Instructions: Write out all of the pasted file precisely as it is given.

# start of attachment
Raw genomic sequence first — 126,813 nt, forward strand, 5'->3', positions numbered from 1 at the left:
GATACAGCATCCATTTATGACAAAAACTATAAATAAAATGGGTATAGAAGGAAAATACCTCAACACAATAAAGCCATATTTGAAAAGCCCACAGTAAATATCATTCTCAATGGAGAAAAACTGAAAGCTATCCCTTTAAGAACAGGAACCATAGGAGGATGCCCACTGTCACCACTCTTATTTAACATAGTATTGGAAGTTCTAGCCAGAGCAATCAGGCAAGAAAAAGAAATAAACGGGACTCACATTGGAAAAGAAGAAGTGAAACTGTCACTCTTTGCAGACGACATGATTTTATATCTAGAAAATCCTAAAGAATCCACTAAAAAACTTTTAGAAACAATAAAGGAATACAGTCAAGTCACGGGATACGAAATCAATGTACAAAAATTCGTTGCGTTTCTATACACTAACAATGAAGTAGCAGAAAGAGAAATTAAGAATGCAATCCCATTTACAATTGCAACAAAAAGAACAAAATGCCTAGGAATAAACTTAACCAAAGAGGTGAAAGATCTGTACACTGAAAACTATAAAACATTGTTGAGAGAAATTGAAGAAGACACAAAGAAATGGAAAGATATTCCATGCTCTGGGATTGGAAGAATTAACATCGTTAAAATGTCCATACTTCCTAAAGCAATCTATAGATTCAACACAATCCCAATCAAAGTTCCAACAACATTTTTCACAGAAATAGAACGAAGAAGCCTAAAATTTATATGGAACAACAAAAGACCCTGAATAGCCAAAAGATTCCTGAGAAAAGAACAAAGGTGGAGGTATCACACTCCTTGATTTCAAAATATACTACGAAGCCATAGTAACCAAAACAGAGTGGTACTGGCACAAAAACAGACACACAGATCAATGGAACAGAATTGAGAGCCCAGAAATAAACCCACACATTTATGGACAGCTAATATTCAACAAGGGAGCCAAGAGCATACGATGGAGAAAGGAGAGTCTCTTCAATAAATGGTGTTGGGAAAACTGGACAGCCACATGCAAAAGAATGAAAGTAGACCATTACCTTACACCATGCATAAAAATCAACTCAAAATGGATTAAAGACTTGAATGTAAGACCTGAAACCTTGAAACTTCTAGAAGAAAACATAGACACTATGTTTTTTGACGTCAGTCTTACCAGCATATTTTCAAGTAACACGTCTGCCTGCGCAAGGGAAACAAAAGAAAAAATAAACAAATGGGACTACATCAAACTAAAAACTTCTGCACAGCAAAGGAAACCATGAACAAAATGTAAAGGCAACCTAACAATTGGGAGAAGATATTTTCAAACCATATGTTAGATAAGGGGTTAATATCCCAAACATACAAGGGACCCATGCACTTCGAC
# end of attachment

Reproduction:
Raw genomic sequence first — 126,813 nt, forward strand, 5'->3', positions numbered from 1 at the left:
GATACAGCATCCATTTATGACAAAAACTATAAATAAAATGGGTATAGAAGGAAAATACCTCAACACAATAAAGCCATATTTGAAAAGCCCACAGTAAATATCATTCTCAATGGAGAAAAACTGAAAGCTATCCCTTTAAGAACAGGAACCATAGGAGGATGCCCACTGTCACCACTCTTATTTAACATAGTATTGGAAGTTCTAGCCAGAGCAATCAGGCAAGAAAAAGAAATAAACGGGACTCACATTGGAAAAGAAGAAGTGAAACTGTCACTCTTTGCAGACGACATGATTTTATATCTAGAAAATCCTAAAGAATCCACTAAAAAACTTTTAGAAACAATAAAGGAATACAGTCAAGTCACGGGATACGAAATCAATGTACAAAAATTCGTTGCGTTTCTATACACTAACAATGAAGTAGCAGAAAGAGAAATTAAGAATGCAATCCCATTTACAATTGCAACAAAAAGAACAAAATGCCTAGGAATAAACTTAACCAAAGAGGTGAAAGATCTGTACACTGAAAACTATAAAACATTGTTGAGAGAAATTGAAGAAGACACAAAGAAATGGAAAGATATTCCATGCTCTGGGATTGGAAGAATTAACATCGTTAAAATGTCCATACTTCCTAAAGCAATCTATAGATTCAACACAATCCCAATCAAAGTTCCAACAACATTTTTCACAGAAATAGAACGAAGAAGCCTAAAATTTATATGGAACAACAAAAGACCCTGAATAGCCAAAAGATTCCTGAGAAAAGAACAAAGGTGGAGGTATCACACTCCTTGATTTCAAAATATACTACGAAGCCATAGTAACCAAAACAGAGTGGTACTGGCACAAAAACAGACACACAGATCAATGGAACAGAATTGAGAGCCCAGAAATAAACCCACACATTTATGGACAGCTAATATTCAACAAGGGAGCCAAGAGCATACGATGGAGAAAGGAGAGTCTCTTCAATAAATGGTGTTGGGAAAACTGGACAGCCACATGCAAAAGAATGAAAGTAGACCATTACCTTACACCATGCATAAAAATCAACTCAAAATGGATTAAAGACTTGAATGTAAGACCTGAAACCTTGAAACTTCTAGAAGAAAACATAGACACTATGTTTTTTGACGTCAGTCTTACCAGCATATTTTCAAGTAACACGTCTGCCTGCGCAAGGGAAACAAAAGAAAAAATAAACAAATGGGACTACATCAAACTAAAAACTTCTGCACAGCAAAGGAAACCATGAACAAAATGTAAAGGCAACCTAACAATTGGGAGAAGATATTTTCAAACCATATGTTAGATAAGGGGTTAATATCCCAAACATACAAGGGACCCATGCACTTCGAC